Sadly, Ragdolls are the most susceptible to health problems out of any domestic cat. While they can live up to 15 years if properly cared for, many suffer from heart or urinary tract diseases that cut their lifespan short.


Commonly known as “Abys cats,” Abyssinians are arguably the oldest domestic breed in the world. While the modern Abys breeds only appeared in the 19th-century, their ancestors were the pets of Egyptian pharaohs. Close inspection will reveal a striking resemblance between a modern-day Abyssinian and the cats who served as a model for some Egyptian gods.

(Archaeologists have also noted that mummified cats, found in the tombs of some pharaohs, also physically resemble Abyssinians.)

Abyssinians are known for their remarkable intelligence among cat species, as well as their independence. They aren’t fond of being held, but this isn’t due because of any standoffishness on the cat’s part–Abys love cuddling, just on their own terms.

They are nicknamed “the clowns of the cat kingdom” due to their active, playful nature. Abyssinians love nothing more than to play with their owners or with other cats, and they are always finding new ways to entertain themselves.

If you consider adopting an Abyssinian, be sure to give it constant affection and attention: like some other breeds, Abys cats can suffer from separation anxiety if left alone for prolonged periods of time.

American Bobtails

American bobtails aren’t the most common breed of cat–in fact, people only started keeping them as pets in the 1960s. When they were first reported, it was believed that bobtails were the offspring of domestic cats and wild bobcats: in reality, the short tail is a genetic mutation.

The bobtail’s tail is ⅓ the length of an average cat’s tail. They have very broad, stout bodies with long coats of fur, which has led some people to claim they have a “wild” appearance. Bobtails also come in a variety of colors and patterns, which sometimes contributes to the “wild” descriptor.

Behavior-wise, bobtails are very cunning creatures. They are infamous for being escape artists, managing to find a way out of closed rooms or cages without much effort. Their curiosity also makes them playful, but they aren’t as energetic as most cats and may be content with simply lounging around.

If socialized properly, bobtails can get along great with cat-friendly dogs. They are also very adaptable animals that are quick to adjust to any environment, making them suitable travel companions.

Fun Fact: Despite the name, American bobtails are not related to the physically similar Japanese bobtails. In American bobtails, the gene which gives them their short tail is dominant; in Japanese bobtails, the gene is recessive.


There are 2 distinct types of shorthair, though they are closely related: the American shorthair and the British shorthair. The American breed is directly descended from the British breed, as they were brought to North America by European colonists.

Shorthairs are commonly kept as show cats, and are the most popular pedigreed cats in the world. Because of this, there are strict breeding regulations for those who wish to enter them in competitions. As regular pets, though, they make fantastic companions.

Both breeds of shorthair are very well-rounded: not too big or small, neither overactive nor lazy, and neither distant nor overly clingy. They get along great with children and other animals, though be advised that they don’t like being held. Shorthairs are also one of the healthier cat breeds, having lifespans of up to 20 years and being less susceptible to disease than other cats.

Shorthairs are also the most likely to “gift” their owners with small animals they manage to catch. Pest control is what these cats were originally bred to do–the Romans kept them around to kill mice and snakes, while European settlers brought them on ships to clear out any rodents stowing away.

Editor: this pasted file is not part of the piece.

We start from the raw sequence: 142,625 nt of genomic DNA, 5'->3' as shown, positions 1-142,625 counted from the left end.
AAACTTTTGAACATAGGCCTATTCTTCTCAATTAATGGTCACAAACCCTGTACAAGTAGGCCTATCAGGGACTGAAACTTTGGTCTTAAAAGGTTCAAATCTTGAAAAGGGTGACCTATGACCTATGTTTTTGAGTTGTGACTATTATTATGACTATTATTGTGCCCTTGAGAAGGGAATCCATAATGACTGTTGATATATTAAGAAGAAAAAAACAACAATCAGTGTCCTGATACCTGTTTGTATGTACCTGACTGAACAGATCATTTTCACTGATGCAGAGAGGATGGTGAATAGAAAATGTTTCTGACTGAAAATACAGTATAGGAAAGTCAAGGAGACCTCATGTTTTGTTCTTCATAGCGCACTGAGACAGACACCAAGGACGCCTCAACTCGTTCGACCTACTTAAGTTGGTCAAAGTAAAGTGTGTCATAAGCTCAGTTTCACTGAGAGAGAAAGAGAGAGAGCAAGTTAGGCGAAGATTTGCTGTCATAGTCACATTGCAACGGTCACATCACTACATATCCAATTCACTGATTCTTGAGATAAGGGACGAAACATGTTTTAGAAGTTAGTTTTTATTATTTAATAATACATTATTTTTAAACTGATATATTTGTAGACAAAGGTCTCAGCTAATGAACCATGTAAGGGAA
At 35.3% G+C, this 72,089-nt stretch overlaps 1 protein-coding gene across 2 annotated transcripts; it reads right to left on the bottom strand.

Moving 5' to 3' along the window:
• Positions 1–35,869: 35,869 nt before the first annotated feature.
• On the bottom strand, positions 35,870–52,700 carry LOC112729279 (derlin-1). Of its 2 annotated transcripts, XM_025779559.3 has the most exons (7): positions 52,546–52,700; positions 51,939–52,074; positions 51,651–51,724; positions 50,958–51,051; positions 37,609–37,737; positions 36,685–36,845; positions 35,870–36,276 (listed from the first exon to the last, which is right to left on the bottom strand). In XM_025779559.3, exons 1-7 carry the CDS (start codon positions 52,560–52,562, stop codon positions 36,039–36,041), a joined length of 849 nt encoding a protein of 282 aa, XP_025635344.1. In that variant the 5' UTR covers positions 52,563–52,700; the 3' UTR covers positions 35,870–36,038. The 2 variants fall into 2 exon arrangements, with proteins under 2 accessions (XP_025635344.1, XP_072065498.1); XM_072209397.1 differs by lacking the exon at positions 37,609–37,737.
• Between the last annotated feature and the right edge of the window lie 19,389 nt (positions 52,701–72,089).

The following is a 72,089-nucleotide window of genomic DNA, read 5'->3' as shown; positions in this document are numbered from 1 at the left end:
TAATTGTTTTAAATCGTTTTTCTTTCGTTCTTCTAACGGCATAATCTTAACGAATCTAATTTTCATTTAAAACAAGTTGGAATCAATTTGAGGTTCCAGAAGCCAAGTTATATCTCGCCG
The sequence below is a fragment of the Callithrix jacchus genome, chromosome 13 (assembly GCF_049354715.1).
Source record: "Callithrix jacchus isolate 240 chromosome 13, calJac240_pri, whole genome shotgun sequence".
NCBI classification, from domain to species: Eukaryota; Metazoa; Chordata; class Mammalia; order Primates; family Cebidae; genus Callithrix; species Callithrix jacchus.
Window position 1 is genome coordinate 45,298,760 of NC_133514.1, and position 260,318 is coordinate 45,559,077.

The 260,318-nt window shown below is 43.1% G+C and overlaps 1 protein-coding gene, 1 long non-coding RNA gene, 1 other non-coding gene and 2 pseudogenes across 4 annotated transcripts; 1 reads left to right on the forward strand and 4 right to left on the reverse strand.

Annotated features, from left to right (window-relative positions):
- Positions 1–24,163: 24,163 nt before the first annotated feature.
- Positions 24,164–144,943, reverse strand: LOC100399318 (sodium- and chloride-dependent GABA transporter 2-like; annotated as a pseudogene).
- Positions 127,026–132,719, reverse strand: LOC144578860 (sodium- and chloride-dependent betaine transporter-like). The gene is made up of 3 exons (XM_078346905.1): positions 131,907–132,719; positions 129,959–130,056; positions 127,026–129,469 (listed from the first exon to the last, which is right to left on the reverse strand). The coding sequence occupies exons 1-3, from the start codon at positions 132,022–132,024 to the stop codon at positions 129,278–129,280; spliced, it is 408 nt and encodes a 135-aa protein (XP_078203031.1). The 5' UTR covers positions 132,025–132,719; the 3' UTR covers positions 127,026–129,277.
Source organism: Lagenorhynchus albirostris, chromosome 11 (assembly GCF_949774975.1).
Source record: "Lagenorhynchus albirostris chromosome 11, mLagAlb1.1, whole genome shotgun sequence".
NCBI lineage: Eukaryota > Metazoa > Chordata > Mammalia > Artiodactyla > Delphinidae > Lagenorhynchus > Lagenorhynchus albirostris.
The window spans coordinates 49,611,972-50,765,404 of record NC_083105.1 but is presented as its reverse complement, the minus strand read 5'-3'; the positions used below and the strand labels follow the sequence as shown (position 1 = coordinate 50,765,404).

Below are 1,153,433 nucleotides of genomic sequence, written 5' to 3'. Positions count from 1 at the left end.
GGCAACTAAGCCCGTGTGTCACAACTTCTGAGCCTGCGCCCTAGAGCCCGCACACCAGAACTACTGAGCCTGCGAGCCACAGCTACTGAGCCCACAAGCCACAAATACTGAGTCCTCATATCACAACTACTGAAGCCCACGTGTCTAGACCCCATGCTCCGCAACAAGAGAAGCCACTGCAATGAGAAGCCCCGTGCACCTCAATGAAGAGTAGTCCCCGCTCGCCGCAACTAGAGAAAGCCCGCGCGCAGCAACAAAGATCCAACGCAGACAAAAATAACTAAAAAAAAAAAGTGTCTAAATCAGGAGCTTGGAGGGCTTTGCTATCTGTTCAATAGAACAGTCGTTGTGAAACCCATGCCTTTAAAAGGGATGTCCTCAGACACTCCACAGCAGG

If you’re interested in a cat which instinctively kills pests, shorthairs are the breed for you: otherwise, just be aware of this fact when your furry friend leaves a bird or rodent on your porch as a present.

Fun Fact: When happy, shorthairs will smile to express their content. This has been dubbed the “Cheshire Cat smile” by breeders, since the shorthair serves as the basis for the Cheshire Cat character from Alice in Wonderland.

Maine Coons

While the Main Coon’s exact origins are unknown, what is known about them is that they are the largest domesticated cat species in North America. They are native to the state of Maine, hence the name.

Maine Coons are famous for their long, silky coats. Their fur is just one many adaptations to life in colder environments, and it’s also water-resistant. Because of how long the fur can get, regular brushing and grooming is recommended for this breed.

They are also very large for domesticated cats (an average male can weigh 18 lbs), and were at one time the largest domestic breed in the world.

(Nowadays that honor goes to the Savannah Cat, a crossbreed between domestic cats and servals.)

Maine Coons have a tendency to be cautious, but it’s rare to encounter an individual cat that is outright antisocial or mean. These cats are called “gentle giants” for a reason, and they absolutely adore anyone who they consider a friend. Their sweet personalities make them an excellent pet for families with children, and Maine Coons make fantastic companions for other cats and cat-friendly dogs.

Updated on

Written By Nicole Dorthy

Dorothy is a passionate petsitter and part-time writer who has a deep love for animals and years of writing experience. Dorothy's journey in the world of pet care started at a young age when she would spend hours taking care of her family's pets, including dogs, cats, and even a couple of rabbits. She quickly developed a deep understanding of how to care for, train, and nurture animals. Dorothy is detail-oriented and loves the satisfaction that comes from helping those in need of pet care services. When Dorothy is not busy caring for pets or crafting captivating pet-related content, you can find her exploring the great outdoors with her furry friends, jotting down ideas for her next pet-themed story, or curling up with a good book and a cup of tea.

Related Articles

Discover the latest in home news. We have up-to-date tips and expert advice on everything home-related, from decor and home renovations to gardening.